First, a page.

application is being used, but I assume it's Excel you are talking about.
Now, Excel is an out-proc COM automation server hosted in a Win32 process.
The fact that you release all COM references to the automation object or
objects wont make the application (the process) go away, that's the task of
Quit(), but calling Quit() doesn't guarantee the process will terminate
either, it's possible that dialog pops-up requesting a user action or an
error occurred during exit processing, in this case the process won't
terminate before a user takes an action. And this is the point where thing
might go wrong when using Excel in the context of a non interactive user. So
my question is - what kind of COM client is automating this COM server?

Willy.
"Andy Haines" <ah*****@minitab.com> wrote in message
news:eF**************@TK2MSFTNGP15.phx.gbl...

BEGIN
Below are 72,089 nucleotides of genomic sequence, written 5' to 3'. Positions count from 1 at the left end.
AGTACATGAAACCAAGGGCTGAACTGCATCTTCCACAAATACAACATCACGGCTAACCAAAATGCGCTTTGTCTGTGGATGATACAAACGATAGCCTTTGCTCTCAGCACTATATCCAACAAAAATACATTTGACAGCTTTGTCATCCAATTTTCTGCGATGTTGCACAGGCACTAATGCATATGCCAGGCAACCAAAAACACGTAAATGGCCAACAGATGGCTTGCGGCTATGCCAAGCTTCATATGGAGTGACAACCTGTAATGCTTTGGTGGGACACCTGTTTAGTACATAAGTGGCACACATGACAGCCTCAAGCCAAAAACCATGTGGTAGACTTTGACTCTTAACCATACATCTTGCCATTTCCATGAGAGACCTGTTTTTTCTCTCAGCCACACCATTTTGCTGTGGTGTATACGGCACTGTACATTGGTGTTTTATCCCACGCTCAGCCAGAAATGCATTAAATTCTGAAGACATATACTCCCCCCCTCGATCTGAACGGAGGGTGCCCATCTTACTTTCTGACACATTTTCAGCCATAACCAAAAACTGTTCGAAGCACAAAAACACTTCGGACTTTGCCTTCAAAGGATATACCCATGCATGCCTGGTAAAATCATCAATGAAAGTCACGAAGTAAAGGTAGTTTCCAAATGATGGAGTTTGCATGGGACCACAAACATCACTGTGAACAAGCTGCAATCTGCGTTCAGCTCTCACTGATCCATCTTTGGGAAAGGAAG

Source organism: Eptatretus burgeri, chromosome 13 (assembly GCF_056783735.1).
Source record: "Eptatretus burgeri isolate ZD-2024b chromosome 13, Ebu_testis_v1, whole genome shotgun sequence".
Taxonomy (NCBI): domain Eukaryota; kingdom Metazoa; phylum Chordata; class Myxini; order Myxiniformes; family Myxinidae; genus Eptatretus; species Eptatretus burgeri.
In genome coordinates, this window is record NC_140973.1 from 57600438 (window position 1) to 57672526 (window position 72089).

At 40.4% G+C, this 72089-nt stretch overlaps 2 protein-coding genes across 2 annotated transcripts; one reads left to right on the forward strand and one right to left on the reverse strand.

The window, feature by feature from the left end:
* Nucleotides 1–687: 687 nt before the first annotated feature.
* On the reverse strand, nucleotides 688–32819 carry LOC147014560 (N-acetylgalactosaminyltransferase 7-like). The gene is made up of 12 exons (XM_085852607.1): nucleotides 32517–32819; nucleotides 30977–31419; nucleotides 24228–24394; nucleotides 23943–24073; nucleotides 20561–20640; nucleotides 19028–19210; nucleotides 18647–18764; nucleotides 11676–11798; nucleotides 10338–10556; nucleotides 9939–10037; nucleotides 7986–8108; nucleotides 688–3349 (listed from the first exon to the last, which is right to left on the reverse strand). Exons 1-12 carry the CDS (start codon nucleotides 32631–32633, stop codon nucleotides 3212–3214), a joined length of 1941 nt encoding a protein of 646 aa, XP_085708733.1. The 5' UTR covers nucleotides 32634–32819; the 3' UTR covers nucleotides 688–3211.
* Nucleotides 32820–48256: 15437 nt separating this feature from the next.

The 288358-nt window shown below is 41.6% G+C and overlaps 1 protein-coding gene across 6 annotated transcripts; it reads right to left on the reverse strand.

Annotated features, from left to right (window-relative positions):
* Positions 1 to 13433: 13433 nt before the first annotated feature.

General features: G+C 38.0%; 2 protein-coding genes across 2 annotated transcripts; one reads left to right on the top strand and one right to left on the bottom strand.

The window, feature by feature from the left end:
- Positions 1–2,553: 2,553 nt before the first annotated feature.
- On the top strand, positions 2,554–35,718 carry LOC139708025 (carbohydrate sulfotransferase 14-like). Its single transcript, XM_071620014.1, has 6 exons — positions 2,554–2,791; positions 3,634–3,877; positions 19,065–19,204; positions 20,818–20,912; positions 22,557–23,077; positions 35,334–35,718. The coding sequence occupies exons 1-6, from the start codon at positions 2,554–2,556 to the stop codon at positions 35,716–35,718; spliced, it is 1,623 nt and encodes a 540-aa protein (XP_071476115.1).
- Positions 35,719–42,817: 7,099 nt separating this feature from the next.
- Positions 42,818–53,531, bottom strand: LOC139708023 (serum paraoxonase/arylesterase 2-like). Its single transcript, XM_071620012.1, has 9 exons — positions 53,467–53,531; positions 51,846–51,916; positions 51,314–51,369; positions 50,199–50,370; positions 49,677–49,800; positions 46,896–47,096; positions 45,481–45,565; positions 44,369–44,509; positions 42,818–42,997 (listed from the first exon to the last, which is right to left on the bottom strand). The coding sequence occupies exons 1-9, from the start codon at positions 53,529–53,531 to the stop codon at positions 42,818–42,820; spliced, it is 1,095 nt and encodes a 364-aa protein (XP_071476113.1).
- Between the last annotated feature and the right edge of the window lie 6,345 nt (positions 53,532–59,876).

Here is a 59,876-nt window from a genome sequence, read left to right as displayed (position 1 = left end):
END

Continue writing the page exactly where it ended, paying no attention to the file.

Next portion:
(I apologize for jumping in the middle of this but I've just run into a
similar situation).

In every example I've seen for implementing IDisposable, there's always
a section in the Dispose method where it says "dispose of unmanaged
resources here" but it never seems to provide an example.

I've got a C# class that has a reference to an application via COM. No
matter what method I call on the object, it never gets garbage collected
(i.e. when I quit my C# program, the other program is still running in
the task manager even though no one has a reference to it anymore ...
and yes, I'm calling the Quit() method on the COM object ... no luck.)

I can write code to terminate all running instances of the other
application but that's obviously a problem if there are other instances
besides the one I started.

Any thoughts?

Thanks,

Andy

*** Sent via Developersdex http://www.developersdex.com ***

Nov 17 '05 #16